Following is a lengthy quote on Philadelphia’s Commerce Case Management Program for 2021. This is found within the First Judicial District’s 2021 Annual Report. A copy of the report can be found here. I’ll leave it to the word “Covid” to explain why a report covering 2021 is summarized in 2023.
Commerce Case Management Program
The Commerce Court is a specialized court focused on resolving commercial disputes brought by local, national, and international companies doing business in the Philadelphia metropolitan area. Each case filed in the Commerce Court is assigned to one of three experienced judges who then presides over the case from commencement to resolution. During calendar year 2021, the judges assigned to Commerce Court were: Supervising Judge Nina Wright Padilla; Judge Ramy I. Djerassi; and Judge Leon W. Tucker1. The Commerce Court judges hear cases involving diverse parties and issues, including but not limited to: corporate shareholders, company members and partners; sales, mergers and dissolutions of
businesses; commercial real estate transactions; construction and other business contracts; mechanics liens; commercial insurance policies; legal, accounting, and other professional (non–medical) malpractice; fiduciary duties; covenants not to compete, unfair competition, corporate fraud, and theft of trade secrets; malicious prosecution; and negotiable instruments.
A major objective of the Commerce Court is vigorous case management with a view towards early resolution of the dispute. Each Commerce Court Judge has an individual docket and is responsible for management of his/her cases, including resolving all discovery disputes, deciding all substantive motions, scheduling all conferences, exploring settlement alternatives, setting a trial date, as well as conducting the trial.
A Director and a dedicated team of four court administrative officers and law clerks assist the Commerce Court Judges and their chambers staff in the management and resolution of cases assigned to the Commerce Court. In addition, approximately 120 qualified members of the commercial bar serve as court appointed settlement judges pro tempore, receivers, and discovery masters. In 2021, the Commerce Court continued to work closely with the Business Litigation Committee of the Philadelphia Bar Association to identify experienced, and diverse, members of the Bar to serve as judges pro tempore.
The Commerce Court also manages several specialized court programs, not all of which involve true business disputes. For example, all Class Actions are assigned to the Commerce Court Judges because Class Actions are procedurally more complex and require more hands–on case management than many other civil actions. In addition, the Commerce Court Judges hear all motions to open or strike confessed judgments.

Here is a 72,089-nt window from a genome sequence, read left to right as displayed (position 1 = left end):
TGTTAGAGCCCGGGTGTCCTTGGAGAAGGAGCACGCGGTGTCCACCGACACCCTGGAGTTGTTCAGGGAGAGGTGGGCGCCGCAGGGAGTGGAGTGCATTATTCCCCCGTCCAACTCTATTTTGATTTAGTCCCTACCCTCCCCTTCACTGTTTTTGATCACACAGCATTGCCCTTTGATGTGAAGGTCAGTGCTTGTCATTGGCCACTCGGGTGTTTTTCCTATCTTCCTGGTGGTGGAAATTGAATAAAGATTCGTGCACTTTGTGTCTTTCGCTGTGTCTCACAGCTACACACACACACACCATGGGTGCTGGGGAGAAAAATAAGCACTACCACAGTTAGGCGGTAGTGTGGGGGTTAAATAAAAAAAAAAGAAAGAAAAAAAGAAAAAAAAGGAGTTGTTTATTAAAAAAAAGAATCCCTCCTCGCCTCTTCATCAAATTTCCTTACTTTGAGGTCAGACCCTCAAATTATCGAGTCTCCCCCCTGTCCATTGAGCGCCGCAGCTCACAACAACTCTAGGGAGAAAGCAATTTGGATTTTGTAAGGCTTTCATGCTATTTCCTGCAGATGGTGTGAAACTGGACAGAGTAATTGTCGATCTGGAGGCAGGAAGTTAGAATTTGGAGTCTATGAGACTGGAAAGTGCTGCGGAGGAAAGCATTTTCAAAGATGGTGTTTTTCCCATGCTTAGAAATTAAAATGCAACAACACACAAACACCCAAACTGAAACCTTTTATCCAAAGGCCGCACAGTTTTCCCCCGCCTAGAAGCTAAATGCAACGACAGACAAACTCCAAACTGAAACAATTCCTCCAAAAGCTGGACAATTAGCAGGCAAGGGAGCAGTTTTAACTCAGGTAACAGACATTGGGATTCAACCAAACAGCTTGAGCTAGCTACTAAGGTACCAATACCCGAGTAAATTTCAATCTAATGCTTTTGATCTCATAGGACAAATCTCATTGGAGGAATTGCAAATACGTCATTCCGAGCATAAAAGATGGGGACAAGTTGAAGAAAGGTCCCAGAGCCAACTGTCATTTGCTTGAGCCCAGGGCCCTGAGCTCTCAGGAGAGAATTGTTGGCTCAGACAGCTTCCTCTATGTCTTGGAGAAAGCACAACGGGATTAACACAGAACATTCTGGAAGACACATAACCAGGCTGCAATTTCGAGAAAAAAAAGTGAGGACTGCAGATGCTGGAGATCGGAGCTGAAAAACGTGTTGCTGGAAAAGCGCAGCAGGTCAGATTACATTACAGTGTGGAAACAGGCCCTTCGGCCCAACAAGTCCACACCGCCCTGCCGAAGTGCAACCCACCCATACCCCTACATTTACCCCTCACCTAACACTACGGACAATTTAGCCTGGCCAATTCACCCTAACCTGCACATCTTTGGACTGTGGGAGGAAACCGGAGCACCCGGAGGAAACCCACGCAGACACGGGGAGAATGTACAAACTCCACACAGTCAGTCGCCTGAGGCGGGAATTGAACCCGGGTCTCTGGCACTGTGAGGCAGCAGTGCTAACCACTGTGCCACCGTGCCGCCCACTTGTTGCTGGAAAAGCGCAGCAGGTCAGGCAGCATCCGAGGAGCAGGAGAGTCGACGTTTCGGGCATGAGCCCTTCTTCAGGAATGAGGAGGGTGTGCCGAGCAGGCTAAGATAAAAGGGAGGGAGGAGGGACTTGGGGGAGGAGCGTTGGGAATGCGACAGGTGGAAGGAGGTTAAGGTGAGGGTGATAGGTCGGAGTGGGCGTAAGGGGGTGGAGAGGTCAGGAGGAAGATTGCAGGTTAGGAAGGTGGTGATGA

Due to its work with the confessed judgments, the Commerce Court discovered that more than 140 cases involving defaults on taxicab medallion loans had been filed with the Philadelphia Court of Common Pleas. As a result, in December 2017, the Taxicab Medallion Loan Program was created within the Commerce Court to try to resolve these unique cases amicably. In 2021, 15 cases settled, leaving very few cases still active in the Program.
The Commerce Court also handles Petitions to Appoint Sequestrators for commercial properties against which tax liens have been filed. In the more than 8 years of the Commerce Court’s Sequestration Program, the City has collected over $118 million dollars in back taxes from the persons and entities against whom it filed Petitions with the Court, including more than $4.9 million in 2021. More than half of the money collected through the Tax Sequestration program goes to the Philadelphia School District, which helps alleviate its funding shortfall.
Due to the success of the Real Estate Tax Sequestration Program, in 2019, at the City’s behest, the Commerce Court created a Water/Sewer Sequestration Program, through which the City files Petitions to Appoint Sequestrators for commercial properties against which liens for unpaid water and sewer charges have been filed by the Philadelphia Water Department. In calendar year 2021, the City collected more than $5.4 million in unpaid water and sewer charges through the Sequestration Program for a total of more than $12.3 million since the Program began.
This past year, the Commerce Court further fulfilled its mandate to provide guidance on issues of Pennsylvania commercial law by issuing opinions in cases involving novel or complex claims. Since its inception, Commerce Court judges have published more than 1,450 opinions on the Commerce Court’s website, including over 30 new ones in 2021. Also in 2021, the Commerce Court Judges and staff presented two continuing legal education seminars regarding practice in the Commerce Court during the COVID–19 pandemic.
During calendar year 2021, the Commerce Court judges disposed of 645 commercial cases; 662 Sequestration cases; 25 Taxicab Medallion cases; and 36 Class Actions, for a grand total of 1,368 actions disposed. As of January 1, 2022, there were 829 commercial cases, 388 Sequestration cases, 23 Taxicab Medallion cases, and 51 Class Actions, for a total of 1,291 cases pending in the Commerce Court.
1 Judge Gary S. Glazer was Supervising Judge of the Commerce Court until April 12, 2021, when he retired. Following Judge Glazer’s retirement, Judge Wright Padilla became Supervising Judge, and Judge Tucker joined the Commerce Court.
2 Real Estate Tax Regulations for City of Philadelphia and School District of Philadelphia § 201.